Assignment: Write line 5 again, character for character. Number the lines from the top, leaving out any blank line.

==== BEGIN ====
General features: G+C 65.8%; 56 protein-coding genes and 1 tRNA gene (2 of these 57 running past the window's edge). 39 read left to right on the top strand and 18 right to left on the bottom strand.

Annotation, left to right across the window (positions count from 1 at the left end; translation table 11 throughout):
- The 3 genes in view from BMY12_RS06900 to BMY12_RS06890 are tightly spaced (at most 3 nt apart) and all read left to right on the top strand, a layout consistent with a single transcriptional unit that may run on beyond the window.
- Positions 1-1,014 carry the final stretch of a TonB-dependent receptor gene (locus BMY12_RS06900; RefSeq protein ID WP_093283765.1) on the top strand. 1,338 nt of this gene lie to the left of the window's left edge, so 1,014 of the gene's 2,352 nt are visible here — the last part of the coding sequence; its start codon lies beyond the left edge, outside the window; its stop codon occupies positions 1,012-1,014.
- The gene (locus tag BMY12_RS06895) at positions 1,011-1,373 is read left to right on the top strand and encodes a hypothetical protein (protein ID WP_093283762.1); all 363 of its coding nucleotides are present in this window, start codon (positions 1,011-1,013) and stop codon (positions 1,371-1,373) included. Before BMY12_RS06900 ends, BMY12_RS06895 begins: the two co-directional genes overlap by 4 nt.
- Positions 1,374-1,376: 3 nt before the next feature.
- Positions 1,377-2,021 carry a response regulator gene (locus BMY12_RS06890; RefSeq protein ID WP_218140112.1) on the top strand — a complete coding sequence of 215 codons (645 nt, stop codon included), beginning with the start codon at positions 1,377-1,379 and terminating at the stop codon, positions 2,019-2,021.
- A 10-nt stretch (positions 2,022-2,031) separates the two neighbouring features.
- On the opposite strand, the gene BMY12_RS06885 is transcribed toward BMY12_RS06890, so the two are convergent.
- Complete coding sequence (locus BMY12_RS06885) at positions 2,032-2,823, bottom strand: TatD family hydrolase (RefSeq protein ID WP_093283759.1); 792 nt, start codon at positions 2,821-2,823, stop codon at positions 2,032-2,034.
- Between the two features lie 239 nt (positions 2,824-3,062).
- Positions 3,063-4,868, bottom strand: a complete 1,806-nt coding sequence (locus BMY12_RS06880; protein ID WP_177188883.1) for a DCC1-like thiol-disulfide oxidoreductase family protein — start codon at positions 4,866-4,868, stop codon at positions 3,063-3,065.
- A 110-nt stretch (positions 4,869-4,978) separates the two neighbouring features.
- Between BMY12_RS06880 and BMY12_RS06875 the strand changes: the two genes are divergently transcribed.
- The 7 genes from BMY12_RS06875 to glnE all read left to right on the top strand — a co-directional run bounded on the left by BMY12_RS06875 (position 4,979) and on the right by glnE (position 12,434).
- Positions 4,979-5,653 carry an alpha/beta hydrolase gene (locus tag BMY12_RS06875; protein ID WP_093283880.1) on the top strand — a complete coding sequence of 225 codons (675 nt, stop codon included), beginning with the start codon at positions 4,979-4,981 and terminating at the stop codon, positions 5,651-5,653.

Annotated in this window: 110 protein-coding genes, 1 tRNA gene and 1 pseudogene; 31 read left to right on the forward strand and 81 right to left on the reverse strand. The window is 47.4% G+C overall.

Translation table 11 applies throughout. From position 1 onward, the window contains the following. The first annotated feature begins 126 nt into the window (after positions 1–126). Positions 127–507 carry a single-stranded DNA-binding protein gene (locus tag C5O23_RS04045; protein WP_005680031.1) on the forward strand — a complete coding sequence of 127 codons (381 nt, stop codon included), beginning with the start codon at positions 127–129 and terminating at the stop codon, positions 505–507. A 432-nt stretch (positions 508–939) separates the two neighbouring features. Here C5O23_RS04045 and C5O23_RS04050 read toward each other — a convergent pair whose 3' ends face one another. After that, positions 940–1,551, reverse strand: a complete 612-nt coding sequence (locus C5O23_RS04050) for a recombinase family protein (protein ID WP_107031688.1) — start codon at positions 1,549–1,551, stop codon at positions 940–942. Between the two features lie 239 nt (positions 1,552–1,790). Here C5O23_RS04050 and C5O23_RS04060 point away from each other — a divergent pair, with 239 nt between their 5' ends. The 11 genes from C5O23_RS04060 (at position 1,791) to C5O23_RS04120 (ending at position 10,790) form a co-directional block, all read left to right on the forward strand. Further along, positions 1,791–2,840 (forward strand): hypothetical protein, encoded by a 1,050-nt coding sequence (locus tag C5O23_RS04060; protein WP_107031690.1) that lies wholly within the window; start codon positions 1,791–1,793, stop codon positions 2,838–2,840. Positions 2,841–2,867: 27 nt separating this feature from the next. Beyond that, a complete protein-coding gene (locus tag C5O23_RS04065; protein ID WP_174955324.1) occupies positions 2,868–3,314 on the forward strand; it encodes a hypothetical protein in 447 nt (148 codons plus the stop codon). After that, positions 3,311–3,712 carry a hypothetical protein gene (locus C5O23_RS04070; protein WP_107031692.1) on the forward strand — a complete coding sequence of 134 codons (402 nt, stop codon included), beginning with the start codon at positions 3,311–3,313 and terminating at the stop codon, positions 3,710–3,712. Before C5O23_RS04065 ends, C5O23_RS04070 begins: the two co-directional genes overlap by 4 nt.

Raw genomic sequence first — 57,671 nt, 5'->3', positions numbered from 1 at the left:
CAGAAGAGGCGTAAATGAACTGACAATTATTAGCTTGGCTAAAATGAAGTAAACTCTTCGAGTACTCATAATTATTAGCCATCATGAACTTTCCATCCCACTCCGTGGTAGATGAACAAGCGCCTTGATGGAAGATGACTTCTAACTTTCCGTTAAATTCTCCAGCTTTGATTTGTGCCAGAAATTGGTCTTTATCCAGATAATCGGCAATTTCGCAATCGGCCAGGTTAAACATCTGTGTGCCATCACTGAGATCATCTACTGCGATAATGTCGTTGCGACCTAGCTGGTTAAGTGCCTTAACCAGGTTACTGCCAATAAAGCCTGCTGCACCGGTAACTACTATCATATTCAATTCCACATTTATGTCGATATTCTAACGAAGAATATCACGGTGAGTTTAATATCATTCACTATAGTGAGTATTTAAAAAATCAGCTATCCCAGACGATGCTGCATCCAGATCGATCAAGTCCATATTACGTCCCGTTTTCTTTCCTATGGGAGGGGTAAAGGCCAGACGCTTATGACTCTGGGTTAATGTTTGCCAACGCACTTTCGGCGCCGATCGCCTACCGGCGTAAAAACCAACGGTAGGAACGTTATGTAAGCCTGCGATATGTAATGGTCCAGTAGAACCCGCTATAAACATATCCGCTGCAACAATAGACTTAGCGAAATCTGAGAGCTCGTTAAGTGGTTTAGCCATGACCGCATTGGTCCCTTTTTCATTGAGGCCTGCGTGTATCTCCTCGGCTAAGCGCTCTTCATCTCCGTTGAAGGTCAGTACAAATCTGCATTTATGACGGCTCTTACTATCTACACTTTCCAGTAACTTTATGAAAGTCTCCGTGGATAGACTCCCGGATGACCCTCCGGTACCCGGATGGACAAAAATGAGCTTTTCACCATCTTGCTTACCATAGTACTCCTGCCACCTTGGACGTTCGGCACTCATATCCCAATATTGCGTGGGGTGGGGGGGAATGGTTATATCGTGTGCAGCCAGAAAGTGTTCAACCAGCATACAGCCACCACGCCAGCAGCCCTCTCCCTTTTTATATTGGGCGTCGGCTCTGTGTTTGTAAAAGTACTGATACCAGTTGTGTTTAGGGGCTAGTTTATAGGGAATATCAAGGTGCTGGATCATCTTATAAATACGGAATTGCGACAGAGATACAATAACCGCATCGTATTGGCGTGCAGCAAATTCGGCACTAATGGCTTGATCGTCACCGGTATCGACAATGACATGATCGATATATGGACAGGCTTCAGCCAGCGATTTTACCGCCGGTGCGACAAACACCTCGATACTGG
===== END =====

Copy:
- The gene (locus tag BMY12_RS06895) at positions 1,011-1,373 is read left to right on the top strand and encodes a hypothetical protein (protein ID WP_093283762.1); all 363 of its coding nucleotides are present in this window, start codon (positions 1,011-1,013) and stop codon (positions 1,371-1,373) included. Before BMY12_RS06900 ends, BMY12_RS06895 begins: the two co-directional genes overlap by 4 nt.